Deed of Death review Malay martial arts flick earns points for authenticity

Director Areel Abu Bakar celebrates Malay martial arts in this film about a humble family’s attempts to bring a wayward son back to the fold. Mat Arip (Fad Anuar) has been using his father’s property deed as collateral for his gambling debts, which gives loan shark Kahar (Azlan Komeng) an opportunity to exact long-desired vengeance against the father (played by popular Malaysian actor-director, Namron). It won’t be easy, since both Mat Arip’s brother Ali (Khoharullah Majid) and sister Fatimah (Feiyna Tajudin) are experts in silat seni gayong. This is the unarmed combat style brought to the Malay peninsula by 18th-century Bugis warriors, and still taught to the Malaysian police force.

Bakar has sourced most of the cast for his film from the silat training centres of northern Malaysia. No doubt this brings authenticity, but the lack of stunt professionals also tells in some clearly visible two-inch gaps between punches and opponents’ body parts. Any such amateurish mistakes are, however, mostly obscured by an enthusiastic, Shaw Brothers-style soundtrack of grunts, thwacks and hiii-yahs. More of a problem is the superfluous inclusion of drag racing in a martial arts movie. You can see the “something for everyone” logic, but there is nothing fast or furious about the many scenes of pre-race peacocking, while the GoPro car interior shots are unpleasantly reminiscent of Top Gear.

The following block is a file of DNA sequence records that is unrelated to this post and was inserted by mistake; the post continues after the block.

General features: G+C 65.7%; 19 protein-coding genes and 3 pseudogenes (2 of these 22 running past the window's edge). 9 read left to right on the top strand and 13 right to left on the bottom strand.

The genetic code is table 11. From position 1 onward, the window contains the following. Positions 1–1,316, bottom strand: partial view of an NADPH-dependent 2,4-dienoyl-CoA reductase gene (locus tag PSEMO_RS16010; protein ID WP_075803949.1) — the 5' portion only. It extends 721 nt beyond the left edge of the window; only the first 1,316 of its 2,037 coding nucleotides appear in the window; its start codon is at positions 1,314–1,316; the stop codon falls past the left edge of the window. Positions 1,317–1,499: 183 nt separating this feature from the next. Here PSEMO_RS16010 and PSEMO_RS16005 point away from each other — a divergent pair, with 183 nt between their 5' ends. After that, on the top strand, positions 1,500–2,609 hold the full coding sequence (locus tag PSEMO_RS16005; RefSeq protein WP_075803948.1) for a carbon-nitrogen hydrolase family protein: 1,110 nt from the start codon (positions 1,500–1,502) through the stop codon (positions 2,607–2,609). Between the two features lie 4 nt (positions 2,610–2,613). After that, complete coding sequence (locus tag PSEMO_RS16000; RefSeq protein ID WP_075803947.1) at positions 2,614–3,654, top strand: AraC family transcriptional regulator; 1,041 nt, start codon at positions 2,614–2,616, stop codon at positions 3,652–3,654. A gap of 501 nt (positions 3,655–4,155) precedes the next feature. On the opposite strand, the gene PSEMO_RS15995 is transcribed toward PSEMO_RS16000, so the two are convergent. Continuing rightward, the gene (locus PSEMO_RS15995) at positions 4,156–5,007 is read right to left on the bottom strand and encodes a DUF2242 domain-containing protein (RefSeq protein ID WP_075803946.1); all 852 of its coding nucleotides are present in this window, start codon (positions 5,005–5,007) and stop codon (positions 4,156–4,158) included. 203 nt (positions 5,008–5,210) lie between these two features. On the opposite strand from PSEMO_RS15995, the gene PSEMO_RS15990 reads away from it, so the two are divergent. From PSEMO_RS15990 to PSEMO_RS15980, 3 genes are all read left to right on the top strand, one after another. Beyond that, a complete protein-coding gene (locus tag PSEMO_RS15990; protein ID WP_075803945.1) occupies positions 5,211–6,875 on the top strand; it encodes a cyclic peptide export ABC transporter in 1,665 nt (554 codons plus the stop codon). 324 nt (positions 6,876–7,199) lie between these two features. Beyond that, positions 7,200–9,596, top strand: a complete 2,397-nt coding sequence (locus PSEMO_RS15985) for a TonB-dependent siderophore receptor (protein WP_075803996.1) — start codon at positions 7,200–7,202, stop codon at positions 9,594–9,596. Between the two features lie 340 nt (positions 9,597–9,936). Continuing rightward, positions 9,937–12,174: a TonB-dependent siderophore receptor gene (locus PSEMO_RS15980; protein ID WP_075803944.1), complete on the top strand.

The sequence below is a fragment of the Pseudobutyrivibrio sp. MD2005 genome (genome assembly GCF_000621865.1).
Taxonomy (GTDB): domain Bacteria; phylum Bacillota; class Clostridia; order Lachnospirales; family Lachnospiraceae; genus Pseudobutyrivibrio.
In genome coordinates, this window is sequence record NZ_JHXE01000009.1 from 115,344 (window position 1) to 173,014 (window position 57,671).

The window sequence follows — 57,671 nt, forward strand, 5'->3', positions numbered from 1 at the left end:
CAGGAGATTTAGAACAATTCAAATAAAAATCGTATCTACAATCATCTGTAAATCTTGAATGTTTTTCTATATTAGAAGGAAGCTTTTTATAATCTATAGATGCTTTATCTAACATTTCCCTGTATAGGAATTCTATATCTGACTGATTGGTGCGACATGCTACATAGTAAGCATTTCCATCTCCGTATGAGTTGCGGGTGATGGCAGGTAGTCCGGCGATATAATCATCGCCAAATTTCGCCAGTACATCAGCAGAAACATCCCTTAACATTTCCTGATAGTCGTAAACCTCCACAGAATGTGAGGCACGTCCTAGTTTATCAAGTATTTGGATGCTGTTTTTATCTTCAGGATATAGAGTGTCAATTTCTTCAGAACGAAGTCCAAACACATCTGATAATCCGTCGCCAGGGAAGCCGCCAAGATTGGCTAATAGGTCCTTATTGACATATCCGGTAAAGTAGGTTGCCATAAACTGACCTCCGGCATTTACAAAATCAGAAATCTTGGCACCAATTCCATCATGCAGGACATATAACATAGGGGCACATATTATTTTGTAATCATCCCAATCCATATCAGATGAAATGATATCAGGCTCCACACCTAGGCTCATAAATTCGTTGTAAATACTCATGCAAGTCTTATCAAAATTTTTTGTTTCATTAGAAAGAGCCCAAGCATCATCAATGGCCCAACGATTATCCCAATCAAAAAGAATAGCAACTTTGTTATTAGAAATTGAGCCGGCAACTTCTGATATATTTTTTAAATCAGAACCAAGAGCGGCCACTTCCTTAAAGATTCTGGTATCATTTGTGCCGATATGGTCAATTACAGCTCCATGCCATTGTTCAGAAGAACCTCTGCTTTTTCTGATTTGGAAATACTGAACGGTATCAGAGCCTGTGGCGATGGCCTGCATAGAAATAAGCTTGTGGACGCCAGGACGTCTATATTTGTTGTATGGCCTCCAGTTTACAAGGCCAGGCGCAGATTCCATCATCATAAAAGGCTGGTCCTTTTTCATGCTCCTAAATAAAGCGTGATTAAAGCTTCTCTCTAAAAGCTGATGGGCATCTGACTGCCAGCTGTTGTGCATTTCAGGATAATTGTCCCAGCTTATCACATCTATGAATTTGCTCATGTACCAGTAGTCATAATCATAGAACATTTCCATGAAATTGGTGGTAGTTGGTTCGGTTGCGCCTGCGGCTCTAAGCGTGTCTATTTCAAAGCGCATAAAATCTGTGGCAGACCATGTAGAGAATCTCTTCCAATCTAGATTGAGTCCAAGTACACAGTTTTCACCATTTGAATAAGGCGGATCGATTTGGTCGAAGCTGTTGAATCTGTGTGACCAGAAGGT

At least – from a Malaysian audience point of view – Deed of Death saves the best till last: an extended fight scene for three-time silat world champion Khoharullah Majid, who has spent most of the previous runtime toiling in a paddy field. But general audiences may be more charmed by stereotype-flouting bouts involving sister Fatimah: the traditional hijab and baju kurung outfit is no impediment to her high kicks.